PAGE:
Precision greenhouse management technology developed by agriculturists and data scientists participating in Pinduoduo’s Smart Agriculture Competition is easy to use and does not need training for growers.
TomaGrow, a team primarily comprised of Wageningen University & Research and China Agricultural University graduates with extensive industry experience, emerged victorious in the tomato-growing greenhouse challenge. It was decided by factors, including yield, nutritional value and environmental sustainability. In the preliminary round of the competition, more than 120 researchers from 15 teams were nominated.
To cultivate tomatoes remotely during the six-month challenge, contestants used a variety of approaches that included nutrition science and computer vision, as well as deep learning. They demonstrated the ability to control growing operations from afar by adjusting variables such as the humidity and lighting levels. In the words of experts, the teams could produce double the yields of conventional growers. According to an inspection report from a leading food testing institute, the nutritional value is also among the best in the industry.
The Smart Agriculture Competition is being held for the second time by Pinduoduo. With the help of the United Nations Food and Agriculture Organization (FAO) and the Wageningen University & Research (WUR) in Holland, the company organized this year’s event in China. Competitors were also measured on their carbon footprint to set benchmarks for future comparisons.
It’s time for “innovative solutions that sustainably nourish people while nurturing our planet,” said Carlos Watson, FAO’s representative in China. Young people, technologists, innovators, the private sector, and research institutes can all come together through the Smart Agriculture Competition to develop practical solutions for the issues that smallholder farmers face daily.
The Pinduoduo Smart Agriculture Competition has become a platform for young, talented agricultural researchers to work on real-life “pain points” and develop practical solutions. About 80% of the participants are in their 20s or younger.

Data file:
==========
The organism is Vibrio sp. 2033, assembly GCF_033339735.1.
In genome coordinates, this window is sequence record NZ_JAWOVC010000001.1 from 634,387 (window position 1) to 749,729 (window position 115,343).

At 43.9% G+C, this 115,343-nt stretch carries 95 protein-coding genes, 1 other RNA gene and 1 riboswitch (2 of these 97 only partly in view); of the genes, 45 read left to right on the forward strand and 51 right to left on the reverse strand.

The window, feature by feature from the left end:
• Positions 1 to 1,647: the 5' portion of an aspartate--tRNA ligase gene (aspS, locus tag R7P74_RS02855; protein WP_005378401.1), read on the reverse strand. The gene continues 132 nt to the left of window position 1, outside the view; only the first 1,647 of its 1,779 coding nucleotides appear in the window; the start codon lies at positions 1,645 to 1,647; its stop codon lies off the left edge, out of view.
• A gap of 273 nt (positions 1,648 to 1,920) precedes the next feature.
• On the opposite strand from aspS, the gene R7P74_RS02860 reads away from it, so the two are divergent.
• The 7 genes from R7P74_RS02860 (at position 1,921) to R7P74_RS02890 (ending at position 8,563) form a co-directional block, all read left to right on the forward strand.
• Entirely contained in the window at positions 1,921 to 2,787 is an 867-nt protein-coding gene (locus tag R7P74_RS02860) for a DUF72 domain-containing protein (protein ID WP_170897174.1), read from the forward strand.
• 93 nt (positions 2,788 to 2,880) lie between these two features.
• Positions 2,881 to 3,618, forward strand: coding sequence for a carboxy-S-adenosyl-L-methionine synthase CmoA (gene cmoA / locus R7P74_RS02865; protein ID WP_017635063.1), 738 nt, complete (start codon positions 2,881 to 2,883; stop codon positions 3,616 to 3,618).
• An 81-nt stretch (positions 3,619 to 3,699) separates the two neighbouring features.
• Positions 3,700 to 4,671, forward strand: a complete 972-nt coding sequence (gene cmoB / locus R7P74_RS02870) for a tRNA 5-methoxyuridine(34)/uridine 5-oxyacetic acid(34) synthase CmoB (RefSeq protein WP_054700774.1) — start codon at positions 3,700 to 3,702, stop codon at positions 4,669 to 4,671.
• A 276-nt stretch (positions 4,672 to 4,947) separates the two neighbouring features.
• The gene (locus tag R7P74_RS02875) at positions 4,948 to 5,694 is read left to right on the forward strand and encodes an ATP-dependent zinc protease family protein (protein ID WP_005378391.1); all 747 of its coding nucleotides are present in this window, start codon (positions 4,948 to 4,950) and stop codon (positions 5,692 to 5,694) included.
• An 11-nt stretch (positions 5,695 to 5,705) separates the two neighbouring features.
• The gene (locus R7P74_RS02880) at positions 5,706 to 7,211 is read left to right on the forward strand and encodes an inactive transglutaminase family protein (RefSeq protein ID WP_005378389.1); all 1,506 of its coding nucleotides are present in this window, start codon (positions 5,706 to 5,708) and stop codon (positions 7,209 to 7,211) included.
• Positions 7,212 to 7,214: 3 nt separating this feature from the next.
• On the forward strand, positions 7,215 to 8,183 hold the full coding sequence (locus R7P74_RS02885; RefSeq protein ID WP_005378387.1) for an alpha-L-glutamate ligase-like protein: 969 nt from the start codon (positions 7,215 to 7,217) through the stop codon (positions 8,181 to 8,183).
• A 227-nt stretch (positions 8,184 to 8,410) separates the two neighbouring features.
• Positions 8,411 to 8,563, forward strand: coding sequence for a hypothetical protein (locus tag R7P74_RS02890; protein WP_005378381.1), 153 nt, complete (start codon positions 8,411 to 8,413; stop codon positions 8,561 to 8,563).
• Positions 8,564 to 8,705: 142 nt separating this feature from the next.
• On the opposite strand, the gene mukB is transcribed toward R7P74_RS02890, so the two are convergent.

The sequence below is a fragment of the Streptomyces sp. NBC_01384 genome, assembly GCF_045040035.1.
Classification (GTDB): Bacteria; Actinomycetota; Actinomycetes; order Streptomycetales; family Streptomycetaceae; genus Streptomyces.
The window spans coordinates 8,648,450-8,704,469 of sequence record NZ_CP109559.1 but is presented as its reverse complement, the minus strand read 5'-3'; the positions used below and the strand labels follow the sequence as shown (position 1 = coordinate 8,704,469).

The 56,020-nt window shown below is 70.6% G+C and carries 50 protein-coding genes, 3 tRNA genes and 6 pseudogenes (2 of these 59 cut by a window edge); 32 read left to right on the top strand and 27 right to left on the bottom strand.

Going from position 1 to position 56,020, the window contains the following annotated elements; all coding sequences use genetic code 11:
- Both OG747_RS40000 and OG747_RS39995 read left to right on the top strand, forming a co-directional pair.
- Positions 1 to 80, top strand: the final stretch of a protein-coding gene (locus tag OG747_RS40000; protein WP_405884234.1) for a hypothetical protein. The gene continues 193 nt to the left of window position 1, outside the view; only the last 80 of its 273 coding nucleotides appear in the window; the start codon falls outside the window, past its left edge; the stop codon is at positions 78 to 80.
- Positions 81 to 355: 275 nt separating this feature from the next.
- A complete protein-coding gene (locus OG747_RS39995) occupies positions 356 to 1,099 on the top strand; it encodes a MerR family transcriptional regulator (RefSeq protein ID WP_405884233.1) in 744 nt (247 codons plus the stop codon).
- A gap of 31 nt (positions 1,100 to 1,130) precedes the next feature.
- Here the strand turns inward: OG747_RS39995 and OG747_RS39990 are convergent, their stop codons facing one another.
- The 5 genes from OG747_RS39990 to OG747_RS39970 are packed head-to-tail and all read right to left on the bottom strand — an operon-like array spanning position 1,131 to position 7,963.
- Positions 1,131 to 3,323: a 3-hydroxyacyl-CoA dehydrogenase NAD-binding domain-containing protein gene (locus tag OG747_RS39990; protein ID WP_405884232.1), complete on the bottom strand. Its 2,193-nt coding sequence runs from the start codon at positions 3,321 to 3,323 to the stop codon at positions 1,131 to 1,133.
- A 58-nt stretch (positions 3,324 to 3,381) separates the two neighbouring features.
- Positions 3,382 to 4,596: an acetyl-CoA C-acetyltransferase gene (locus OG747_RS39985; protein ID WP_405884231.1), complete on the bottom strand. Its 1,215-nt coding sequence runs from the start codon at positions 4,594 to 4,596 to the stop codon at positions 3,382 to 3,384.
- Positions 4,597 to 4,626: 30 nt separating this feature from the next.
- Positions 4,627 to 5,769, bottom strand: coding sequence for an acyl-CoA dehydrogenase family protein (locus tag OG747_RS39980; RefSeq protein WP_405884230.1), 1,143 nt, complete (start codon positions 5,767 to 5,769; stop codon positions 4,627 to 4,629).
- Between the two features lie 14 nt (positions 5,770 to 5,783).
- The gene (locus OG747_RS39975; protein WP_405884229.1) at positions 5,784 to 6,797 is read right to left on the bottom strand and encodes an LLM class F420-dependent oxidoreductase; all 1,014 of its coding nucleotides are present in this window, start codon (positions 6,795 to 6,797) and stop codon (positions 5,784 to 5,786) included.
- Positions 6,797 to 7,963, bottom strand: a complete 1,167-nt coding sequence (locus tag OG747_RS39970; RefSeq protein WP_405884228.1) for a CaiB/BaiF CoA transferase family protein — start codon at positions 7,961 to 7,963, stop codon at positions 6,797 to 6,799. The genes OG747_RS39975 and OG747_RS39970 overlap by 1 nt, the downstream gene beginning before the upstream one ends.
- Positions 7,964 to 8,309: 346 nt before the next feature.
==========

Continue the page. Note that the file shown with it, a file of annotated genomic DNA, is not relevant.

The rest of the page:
“We want to encourage more young people to make a meaningful impact in agriculture through technology,” said Li Daoliang, Dean of the International College of China Agricultural University. This new generation of agricultural innovators is critical to the modernization of the industry.
The emphasis on commercial viability, productivity, and sustainability is one of the competition’s unique features. For practicality and cost-effectiveness, all four finalists included commercial growers in their development teams.
An easy-to-use greenhouse management model incorporating algorithms and sensors developed by TomaGrow, the winning team, can be used by farmers without special training. With the help of this model, farmers were given a one-week window of opportunity to intervene and avoid losses.
“Agriculture has a very low tolerance for mistakes. Once a disease has taken hold, it can have devastating consequences, “TomaGrow’s team leader, Xu Dan, agreed. The model will be tested in large-scale pilot projects in Beijing and Yunnan to make the product available commercially to tomato growers across China.
In addition to Hamato and CyberTomato, two other finalist teams with academic backgrounds intend to promote their greenhouse management systems to Chinese growers to increase productivity and decrease costs through improved efficiencies.
Hamato developed low-cost and pollution-free carbon dioxide enrichment equipment to boost plant growth. Using visual recognition technology, CyberTomato trained computers to recognize how well the tomatoes were growing, allowing farmers to make better decisions about irrigation and harvesting and thus improve their yields.
According to the Zhejiang University dean of Biosystems Engineering and Food Science College, “The event provides a good opportunity for young scientists to understand the technology is being developed for.” Expanding their perspective and gaining valuable information for future research will benefit them greatly from this experience.”
It’s part of Pinduoduo’s support of the agricultural industry’s efforts to use technology to better it and modernize it. Agricultural production has been a major part of its strategy since it was founded in 2015.
As China’s largest agriculture platform, Pinduoduo connects 16 million farmers directly to over 850 million consumers. A ten-billion-dollar agriculture initiative, unveiled in August of last year, aims to meet urgent demands in the agricultural sector and rural areas. In addition to the competition, the company is working with Wageningen University & Research on a project to improve tomato quality through environmentally-friendly growing methods.
Andre Zhu, a senior vice president at Pinduoduo, says that technology is the driving force behind the improvement of the agricultural industry. To improve food security and quality long-term, “we want to contribute.”
Since its inception in 2015, Pinduoduo Inc. (Nasdaq:PDD) has grown to become China’s largest online marketplace for agricultural goods. More than 16 million farmers and their communities have benefited from our platform, which has helped them participate in and benefit from the rapidly expanding digital economy.
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